Maybe it is. There are maybe some places that we don’t go and that’s okay. But for the large majority of people playing this game, it seems that it runs through the normal course of daily activity, or just slightly more.

What can it potentially do?

Gamification

Without going too deep into what the values of using gamification are here (feel free to read more here), it is certainly becoming more commonplace to bring this theory into regular technology for deeper interaction with users. The reason that gamification can be such a powerful tool in the capture of behavior change is that it seemingly separates the activity’s goal from the activity’s work by creating an intervening level of excitement with the user. This is done by initiating what is known in psychology as Flow.

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From Gamasutra.com, link below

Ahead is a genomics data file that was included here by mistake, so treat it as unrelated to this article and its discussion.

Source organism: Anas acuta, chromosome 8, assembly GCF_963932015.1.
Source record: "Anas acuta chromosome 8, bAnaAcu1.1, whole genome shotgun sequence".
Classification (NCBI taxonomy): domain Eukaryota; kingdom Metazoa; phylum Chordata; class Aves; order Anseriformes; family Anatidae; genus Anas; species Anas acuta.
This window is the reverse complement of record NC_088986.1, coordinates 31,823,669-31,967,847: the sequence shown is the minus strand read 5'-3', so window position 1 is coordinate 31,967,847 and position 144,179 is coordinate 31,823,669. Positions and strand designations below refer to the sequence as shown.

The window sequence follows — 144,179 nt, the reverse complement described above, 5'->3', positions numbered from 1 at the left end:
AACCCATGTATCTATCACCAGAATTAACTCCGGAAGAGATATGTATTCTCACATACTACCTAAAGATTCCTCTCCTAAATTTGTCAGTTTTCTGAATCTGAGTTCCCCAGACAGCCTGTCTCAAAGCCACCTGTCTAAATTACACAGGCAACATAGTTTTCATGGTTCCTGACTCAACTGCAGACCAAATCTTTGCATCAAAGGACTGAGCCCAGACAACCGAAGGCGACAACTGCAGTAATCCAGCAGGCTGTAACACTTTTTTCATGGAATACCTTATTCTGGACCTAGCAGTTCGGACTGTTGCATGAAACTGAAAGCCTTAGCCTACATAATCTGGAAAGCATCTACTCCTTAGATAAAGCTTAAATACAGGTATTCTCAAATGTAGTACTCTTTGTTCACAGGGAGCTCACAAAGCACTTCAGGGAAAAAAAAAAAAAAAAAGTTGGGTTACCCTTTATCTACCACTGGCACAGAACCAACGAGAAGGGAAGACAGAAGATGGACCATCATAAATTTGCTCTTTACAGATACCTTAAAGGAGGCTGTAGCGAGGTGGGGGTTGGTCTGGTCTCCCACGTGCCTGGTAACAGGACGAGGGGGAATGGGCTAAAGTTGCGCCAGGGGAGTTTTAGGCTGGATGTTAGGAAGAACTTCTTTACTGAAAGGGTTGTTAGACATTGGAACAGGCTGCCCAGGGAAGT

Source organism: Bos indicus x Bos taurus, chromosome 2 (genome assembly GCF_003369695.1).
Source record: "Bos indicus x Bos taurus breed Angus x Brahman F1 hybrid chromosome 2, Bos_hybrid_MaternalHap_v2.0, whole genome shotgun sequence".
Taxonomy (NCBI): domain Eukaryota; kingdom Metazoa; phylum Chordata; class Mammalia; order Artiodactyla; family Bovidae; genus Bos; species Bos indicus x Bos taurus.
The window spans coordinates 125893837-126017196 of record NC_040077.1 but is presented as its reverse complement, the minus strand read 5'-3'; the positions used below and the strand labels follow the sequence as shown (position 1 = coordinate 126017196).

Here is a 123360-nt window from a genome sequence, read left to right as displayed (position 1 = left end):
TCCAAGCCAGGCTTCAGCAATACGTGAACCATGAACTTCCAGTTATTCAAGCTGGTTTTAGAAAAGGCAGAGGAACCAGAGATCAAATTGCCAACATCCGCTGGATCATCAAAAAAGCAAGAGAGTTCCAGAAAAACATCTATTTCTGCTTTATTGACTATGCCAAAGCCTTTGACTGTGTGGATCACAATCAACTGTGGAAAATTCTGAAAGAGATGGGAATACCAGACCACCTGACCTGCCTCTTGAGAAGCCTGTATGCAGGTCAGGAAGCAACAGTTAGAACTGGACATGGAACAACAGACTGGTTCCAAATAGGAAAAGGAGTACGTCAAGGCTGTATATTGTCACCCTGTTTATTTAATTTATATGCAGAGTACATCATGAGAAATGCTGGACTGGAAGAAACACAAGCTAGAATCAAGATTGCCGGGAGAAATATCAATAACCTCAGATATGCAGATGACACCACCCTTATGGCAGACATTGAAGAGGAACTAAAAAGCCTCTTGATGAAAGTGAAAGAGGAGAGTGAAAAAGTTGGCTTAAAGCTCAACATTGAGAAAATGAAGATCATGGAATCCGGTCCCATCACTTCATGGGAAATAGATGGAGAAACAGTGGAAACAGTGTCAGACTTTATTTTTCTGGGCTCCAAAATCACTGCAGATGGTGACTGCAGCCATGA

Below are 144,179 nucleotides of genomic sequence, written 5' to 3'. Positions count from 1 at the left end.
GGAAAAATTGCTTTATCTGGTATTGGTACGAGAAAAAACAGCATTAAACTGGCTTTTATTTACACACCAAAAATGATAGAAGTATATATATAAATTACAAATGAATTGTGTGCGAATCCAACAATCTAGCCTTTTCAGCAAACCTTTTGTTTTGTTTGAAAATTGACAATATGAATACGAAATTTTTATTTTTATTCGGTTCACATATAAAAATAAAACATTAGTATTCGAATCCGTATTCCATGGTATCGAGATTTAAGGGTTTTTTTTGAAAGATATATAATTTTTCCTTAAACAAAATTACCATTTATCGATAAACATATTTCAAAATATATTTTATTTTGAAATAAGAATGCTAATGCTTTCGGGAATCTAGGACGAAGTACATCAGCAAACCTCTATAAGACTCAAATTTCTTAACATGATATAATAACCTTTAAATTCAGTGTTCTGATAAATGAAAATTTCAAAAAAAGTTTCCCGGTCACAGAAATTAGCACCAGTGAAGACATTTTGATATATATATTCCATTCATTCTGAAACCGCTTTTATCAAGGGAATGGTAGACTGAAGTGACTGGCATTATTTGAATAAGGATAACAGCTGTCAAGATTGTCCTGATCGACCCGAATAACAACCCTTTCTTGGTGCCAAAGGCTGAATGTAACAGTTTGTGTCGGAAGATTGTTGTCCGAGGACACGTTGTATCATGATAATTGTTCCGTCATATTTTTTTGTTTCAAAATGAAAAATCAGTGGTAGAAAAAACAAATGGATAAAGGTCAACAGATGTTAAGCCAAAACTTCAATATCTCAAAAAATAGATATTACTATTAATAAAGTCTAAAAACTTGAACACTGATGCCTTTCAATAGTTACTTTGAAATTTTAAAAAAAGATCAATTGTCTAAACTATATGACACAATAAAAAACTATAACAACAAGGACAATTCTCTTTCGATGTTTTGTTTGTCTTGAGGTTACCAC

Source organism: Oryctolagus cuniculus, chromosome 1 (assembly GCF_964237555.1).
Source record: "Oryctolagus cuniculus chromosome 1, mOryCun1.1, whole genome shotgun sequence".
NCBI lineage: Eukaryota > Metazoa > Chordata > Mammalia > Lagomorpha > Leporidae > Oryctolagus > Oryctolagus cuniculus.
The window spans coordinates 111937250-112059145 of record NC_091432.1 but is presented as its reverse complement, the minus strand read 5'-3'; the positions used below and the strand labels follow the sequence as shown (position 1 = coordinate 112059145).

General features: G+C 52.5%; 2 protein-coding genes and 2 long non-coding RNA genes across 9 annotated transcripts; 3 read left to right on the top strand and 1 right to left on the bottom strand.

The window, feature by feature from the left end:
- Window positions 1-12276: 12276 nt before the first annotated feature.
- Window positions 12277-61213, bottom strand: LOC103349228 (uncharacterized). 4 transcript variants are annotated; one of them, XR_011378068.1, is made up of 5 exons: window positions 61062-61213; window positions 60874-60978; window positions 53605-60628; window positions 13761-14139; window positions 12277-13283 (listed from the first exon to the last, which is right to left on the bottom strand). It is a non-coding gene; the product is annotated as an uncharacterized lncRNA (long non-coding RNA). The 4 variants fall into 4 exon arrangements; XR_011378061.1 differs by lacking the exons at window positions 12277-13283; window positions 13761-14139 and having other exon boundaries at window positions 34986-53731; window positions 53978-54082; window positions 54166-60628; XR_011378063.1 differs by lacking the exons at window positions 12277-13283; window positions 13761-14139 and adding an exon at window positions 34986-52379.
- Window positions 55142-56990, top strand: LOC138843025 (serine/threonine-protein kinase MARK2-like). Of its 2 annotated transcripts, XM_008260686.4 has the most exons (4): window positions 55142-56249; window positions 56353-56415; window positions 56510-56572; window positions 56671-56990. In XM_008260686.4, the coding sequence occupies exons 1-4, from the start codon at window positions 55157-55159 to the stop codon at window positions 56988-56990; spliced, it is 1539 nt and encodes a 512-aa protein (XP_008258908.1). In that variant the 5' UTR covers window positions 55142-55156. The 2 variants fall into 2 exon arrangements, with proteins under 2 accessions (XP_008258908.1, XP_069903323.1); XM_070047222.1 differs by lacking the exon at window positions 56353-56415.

Flow is the state where the skill meets the difficulty that the user is presented with in a maximally optimal position to engage.

Augmented Reality

One of the best arguments for, and against, augmented reality that I’ve seen is nicely packaged in the form of this short film:

While there are many opportunities that augmented reality potentially brings to the table with regard to the mundane (paying your tab at a restaurant, preparing food, even exercising like PokemonGO has been credited with) there are also potential dangers to these augmentations. With regard to PokemonGO in its current version there’s certainly no actual human interface except through the handheld device. While it can influence behavior by incenting the user to do one thing or another, it cannot override human decisionmaking. Yet.